The DIRAC Institute is a world leading, interdisciplinary research center that addresses fundamental questions about the origins and evolution of our universe.
Our research brings together scientists across many disciplines on a mission to understand the nature of Dark Matter and Dark Energy, the emergence of structure within the universe, the formation of galaxies, the birth and evolution of black holes, the transformations of stars, and the origins of the planets.
DIRAC is creating an environment where scientists can harness interdisciplinary expertise to solve some of the most difficult questions facing Astronomy today. It provides an interaction space between Astrophysics, Computer Science, Statistics, and other disciplines. It is a place where ideas across many disciplines come together and mature; a laboratory for devising new ways of extracting knowledge from complex systems.
If you are interesting in contributing to DIRAC, please contact Andy Connolly at ajc @ astro.washington.edu.
8.4 meter, wide-field, f/1.2 telescope.
3.2 Gigapixel, 189 4k x 4k CCD camera, with 2-second readout.
PetaFLOPS of computing power, hundreds of PB of storage, gigabit long-haul networks.
Beginning early in the next decade, the LSST will collect over 50 PB of raw data, resulting in over 30 trillion observations of 40 billion astronomical sources. It will measure the positions and properties of over 20 billion stars, or 10% of all stars in the Milky Way.
The LSST will scan the visible sky once every three days, charting objects that change or move: from exploding supernovae to potentially hazardous near-Earth asteroids.
LSST data will be available with no proprietary period to all astronomers in the United States, Chile, and International Partners. Alerts about variable sources will be available world-wide within 60 seconds. The LSST data processing stack will be open source (GPL v3).
We are pleased to welcome Dr. Daniela Huppenkothen as Associate Director for the DIRAC Institute. Dr. Huppenkothen will lead a team of researchers who will address fundamental questions in astrophysics and define the research directions in which DIRAC will expand.
My work focuses on using large surveys to study cosmology and the evolution of galaxies. This ranges from studying the clustering of galaxies and their evolution with redshift, weak gravitational lensing of galaxies, and estimating the properties of galaxies based on their colors (aka photometric redshifts). The common theme to this work is addressing the need for massive data sets and how to work with them. One area that interests me a lot at the moment is the Large Synoptic Survey Telescope (LSST) where I lead the development of simulations of what LSST might observe. Beyond cosmology, I am also interested in how to make the technologies that companies use to search the internet useful in research and education.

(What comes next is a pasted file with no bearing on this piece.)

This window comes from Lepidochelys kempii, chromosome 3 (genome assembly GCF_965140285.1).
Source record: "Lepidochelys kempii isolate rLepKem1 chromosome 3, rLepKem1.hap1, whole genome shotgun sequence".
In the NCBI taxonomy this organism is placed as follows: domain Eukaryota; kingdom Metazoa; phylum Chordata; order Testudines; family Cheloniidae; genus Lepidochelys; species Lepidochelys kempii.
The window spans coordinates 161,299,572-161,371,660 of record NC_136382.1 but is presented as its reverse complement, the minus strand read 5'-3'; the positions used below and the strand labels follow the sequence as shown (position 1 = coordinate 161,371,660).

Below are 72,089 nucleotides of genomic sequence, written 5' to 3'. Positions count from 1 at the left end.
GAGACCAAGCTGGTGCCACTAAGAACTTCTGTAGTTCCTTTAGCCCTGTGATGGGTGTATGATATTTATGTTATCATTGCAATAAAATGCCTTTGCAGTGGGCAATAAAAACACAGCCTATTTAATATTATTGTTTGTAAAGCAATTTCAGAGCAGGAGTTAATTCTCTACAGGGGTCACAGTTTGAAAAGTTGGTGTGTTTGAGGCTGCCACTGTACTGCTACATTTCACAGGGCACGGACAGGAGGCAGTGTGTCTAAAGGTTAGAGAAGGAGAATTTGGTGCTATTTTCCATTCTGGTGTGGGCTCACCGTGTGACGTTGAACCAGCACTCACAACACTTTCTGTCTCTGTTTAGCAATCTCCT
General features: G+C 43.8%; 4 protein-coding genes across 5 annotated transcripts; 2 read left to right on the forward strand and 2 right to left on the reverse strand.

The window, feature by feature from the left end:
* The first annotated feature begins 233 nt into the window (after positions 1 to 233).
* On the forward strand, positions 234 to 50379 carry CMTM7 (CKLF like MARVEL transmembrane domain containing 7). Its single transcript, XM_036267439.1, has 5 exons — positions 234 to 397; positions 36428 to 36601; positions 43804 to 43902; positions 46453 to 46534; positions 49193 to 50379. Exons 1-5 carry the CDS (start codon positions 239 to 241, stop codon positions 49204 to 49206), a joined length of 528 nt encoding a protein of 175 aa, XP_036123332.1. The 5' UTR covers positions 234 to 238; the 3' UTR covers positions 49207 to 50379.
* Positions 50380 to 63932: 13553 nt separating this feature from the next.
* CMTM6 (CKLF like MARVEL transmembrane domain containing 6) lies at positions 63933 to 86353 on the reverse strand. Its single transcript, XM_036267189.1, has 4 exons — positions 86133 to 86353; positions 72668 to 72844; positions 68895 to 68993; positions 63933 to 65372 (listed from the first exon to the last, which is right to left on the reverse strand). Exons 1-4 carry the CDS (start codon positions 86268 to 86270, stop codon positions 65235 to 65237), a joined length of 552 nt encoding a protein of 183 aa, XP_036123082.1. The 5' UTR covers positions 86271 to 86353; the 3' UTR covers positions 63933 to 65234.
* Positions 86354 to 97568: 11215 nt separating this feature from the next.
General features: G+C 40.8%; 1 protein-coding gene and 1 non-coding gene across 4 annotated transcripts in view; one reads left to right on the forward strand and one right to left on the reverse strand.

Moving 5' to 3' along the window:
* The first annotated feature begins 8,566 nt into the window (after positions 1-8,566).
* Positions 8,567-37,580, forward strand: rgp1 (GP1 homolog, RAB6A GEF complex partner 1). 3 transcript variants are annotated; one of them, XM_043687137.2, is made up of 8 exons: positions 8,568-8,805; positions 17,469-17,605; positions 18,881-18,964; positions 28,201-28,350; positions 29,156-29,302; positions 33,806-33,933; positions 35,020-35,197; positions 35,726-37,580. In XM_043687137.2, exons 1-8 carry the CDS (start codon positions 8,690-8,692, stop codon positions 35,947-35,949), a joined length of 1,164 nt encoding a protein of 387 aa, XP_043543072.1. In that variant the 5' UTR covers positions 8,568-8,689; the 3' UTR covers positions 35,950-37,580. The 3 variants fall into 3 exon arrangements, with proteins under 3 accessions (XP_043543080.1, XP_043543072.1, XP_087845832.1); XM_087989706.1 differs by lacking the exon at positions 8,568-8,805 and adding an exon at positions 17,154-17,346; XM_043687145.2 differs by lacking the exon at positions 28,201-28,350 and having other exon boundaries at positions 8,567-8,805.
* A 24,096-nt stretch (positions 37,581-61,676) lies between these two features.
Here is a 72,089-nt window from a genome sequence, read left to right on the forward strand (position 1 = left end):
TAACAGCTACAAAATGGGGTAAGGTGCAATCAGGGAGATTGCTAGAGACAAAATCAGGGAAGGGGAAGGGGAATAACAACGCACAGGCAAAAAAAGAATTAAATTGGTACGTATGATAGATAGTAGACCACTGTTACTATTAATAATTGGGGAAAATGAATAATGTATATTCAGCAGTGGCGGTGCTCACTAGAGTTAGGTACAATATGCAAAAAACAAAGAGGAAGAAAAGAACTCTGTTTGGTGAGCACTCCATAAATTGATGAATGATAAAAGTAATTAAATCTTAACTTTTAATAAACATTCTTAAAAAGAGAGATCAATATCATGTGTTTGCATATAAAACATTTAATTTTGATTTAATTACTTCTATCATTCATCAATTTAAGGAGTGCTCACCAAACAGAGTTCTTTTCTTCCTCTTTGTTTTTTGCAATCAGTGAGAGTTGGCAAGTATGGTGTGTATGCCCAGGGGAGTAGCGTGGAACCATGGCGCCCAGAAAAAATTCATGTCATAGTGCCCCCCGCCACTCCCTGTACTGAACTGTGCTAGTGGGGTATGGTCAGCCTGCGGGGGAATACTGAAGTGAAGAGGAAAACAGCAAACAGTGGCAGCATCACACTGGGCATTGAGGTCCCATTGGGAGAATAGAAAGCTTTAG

I'm interested in astronomical 'Big Data': developing and applying methods and algorithms that let us use large data sets to answer research questions. Major astronomical surveys of today are routinely collecting hundreds of terabytes of images, creating databases with billions of objects and several billion measurements. Large surveys astronomers are becoming part data scientists. In my research, I go where the data takes me — I've worked on topics ranging from asteroids in the Solar System, Galactic structure, to the scale structure of the universe. My current focus is using survey data to understand the structure and evolution of the Milky Way.
Željko Ivezić (pronounced something like Gel-co Eva-zich) obtained undergraduate degrees in mechanical engineering and physics from the University of Zagreb, Croatia, in 1990 and 1991. He obtained Ph.D. in physics from the University of Kentucky in 1995, where he worked on dust radiative transfer models and wrote the code Dusty. He moved on to Princeton University in 1997 to work on the Sloan Digital Sky Survey, and took a professorship at the University of Washington, Seattle, in 2004. Željko's scientific interests are in detection, analysis and interpretation of electromagnetic radiation from astronomical sources. His current obsession is the Large Synoptic Survey Telescope project, for which he serves as the Project Scientist.